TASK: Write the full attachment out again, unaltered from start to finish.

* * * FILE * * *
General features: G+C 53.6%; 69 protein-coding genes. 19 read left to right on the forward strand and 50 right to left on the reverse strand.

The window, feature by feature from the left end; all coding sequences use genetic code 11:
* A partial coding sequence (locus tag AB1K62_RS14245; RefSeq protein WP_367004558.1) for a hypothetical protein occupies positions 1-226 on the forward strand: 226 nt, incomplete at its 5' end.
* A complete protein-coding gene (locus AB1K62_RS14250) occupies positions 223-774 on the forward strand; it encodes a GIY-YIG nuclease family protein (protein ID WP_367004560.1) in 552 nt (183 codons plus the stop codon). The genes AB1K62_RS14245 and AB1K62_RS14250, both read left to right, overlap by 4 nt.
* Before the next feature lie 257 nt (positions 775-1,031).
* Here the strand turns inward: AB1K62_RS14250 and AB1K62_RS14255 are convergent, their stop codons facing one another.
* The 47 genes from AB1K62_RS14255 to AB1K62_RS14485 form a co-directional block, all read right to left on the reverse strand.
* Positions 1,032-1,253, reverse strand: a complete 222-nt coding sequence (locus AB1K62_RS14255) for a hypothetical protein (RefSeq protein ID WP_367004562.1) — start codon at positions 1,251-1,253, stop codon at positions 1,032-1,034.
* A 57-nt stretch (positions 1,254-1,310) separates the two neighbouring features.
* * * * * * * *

General features: G+C 53.6%; 69 protein-coding genes. 19 read left to right on the forward strand and 50 right to left on the reverse strand.

The window, feature by feature from the left end; all coding sequences use genetic code 11:
* A partial coding sequence (locus tag AB1K62_RS14245; RefSeq protein WP_367004558.1) for a hypothetical protein occupies positions 1-226 on the forward strand: 226 nt, incomplete at its 5' end.
* A complete protein-coding gene (locus AB1K62_RS14250) occupies positions 223-774 on the forward strand; it encodes a GIY-YIG nuclease family protein (protein ID WP_367004560.1) in 552 nt (183 codons plus the stop codon). The genes AB1K62_RS14245 and AB1K62_RS14250, both read left to right, overlap by 4 nt.
* Before the next feature lie 257 nt (positions 775-1,031).
* Here the strand turns inward: AB1K62_RS14250 and AB1K62_RS14255 are convergent, their stop codons facing one another.
* The 47 genes from AB1K62_RS14255 to AB1K62_RS14485 form a co-directional block, all read right to left on the reverse strand.
* Positions 1,032-1,253, reverse strand: a complete 222-nt coding sequence (locus AB1K62_RS14255) for a hypothetical protein (RefSeq protein ID WP_367004562.1) — start codon at positions 1,251-1,253, stop codon at positions 1,032-1,034.
* A 57-nt stretch (positions 1,254-1,310) separates the two neighbouring features.